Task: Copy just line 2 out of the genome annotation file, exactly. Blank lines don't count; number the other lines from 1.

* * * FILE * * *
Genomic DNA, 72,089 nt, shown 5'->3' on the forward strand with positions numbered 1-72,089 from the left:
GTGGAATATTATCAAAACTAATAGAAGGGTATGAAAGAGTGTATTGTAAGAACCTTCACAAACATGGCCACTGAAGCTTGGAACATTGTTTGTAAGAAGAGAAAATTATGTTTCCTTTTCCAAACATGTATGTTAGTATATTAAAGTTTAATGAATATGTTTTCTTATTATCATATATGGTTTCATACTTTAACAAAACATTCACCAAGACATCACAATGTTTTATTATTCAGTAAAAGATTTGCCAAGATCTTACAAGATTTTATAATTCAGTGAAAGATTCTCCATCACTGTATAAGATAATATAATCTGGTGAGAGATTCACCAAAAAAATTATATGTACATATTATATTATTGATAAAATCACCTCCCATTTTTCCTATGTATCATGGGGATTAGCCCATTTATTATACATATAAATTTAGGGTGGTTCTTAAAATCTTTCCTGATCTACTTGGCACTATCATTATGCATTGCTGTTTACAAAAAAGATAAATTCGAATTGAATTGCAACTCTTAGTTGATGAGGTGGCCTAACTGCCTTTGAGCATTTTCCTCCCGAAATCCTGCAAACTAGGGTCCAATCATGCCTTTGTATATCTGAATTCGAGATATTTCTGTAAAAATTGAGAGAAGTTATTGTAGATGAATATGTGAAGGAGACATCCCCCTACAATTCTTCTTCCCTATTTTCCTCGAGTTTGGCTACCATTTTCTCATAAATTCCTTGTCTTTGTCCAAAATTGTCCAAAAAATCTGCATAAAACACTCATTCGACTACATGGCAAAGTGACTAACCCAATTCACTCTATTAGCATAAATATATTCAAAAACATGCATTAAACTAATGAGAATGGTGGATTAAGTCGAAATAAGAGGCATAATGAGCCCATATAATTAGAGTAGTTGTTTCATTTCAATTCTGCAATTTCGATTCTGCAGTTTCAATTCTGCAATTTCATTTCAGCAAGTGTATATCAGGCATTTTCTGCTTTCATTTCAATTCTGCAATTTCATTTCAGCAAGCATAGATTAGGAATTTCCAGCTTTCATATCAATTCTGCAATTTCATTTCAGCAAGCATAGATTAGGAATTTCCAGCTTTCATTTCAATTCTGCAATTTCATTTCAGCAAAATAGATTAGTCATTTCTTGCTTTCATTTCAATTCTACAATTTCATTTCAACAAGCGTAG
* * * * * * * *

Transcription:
GTGGAATATTATCAAAACTAATAGAAGGGTATGAAAGAGTGTATTGTAAGAACCTTCACAAACATGGCCACTGAAGCTTGGAACATTGTTTGTAAGAAGAGAAAATTATGTTTCCTTTTCCAAACATGTATGTTAGTATATTAAAGTTTAATGAATATGTTTTCTTATTATCATATATGGTTTCATACTTTAACAAAACATTCACCAAGACATCACAATGTTTTATTATTCAGTAAAAGATTTGCCAAGATCTTACAAGATTTTATAATTCAGTGAAAGATTCTCCATCACTGTATAAGATAATATAATCTGGTGAGAGATTCACCAAAAAAATTATATGTACATATTATATTATTGATAAAATCACCTCCCATTTTTCCTATGTATCATGGGGATTAGCCCATTTATTATACATATAAATTTAGGGTGGTTCTTAAAATCTTTCCTGATCTACTTGGCACTATCATTATGCATTGCTGTTTACAAAAAAGATAAATTCGAATTGAATTGCAACTCTTAGTTGATGAGGTGGCCTAACTGCCTTTGAGCATTTTCCTCCCGAAATCCTGCAAACTAGGGTCCAATCATGCCTTTGTATATCTGAATTCGAGATATTTCTGTAAAAATTGAGAGAAGTTATTGTAGATGAATATGTGAAGGAGACATCCCCCTACAATTCTTCTTCCCTATTTTCCTCGAGTTTGGCTACCATTTTCTCATAAATTCCTTGTCTTTGTCCAAAATTGTCCAAAAAATCTGCATAAAACACTCATTCGACTACATGGCAAAGTGACTAACCCAATTCACTCTATTAGCATAAATATATTCAAAAACATGCATTAAACTAATGAGAATGGTGGATTAAGTCGAAATAAGAGGCATAATGAGCCCATATAATTAGAGTAGTTGTTTCATTTCAATTCTGCAATTTCGATTCTGCAGTTTCAATTCTGCAATTTCATTTCAGCAAGTGTATATCAGGCATTTTCTGCTTTCATTTCAATTCTGCAATTTCATTTCAGCAAGCATAGATTAGGAATTTCCAGCTTTCATATCAATTCTGCAATTTCATTTCAGCAAGCATAGATTAGGAATTTCCAGCTTTCATTTCAATTCTGCAATTTCATTTCAGCAAAATAGATTAGTCATTTCTTGCTTTCATTTCAATTCTACAATTTCATTTCAACAAGCGTAG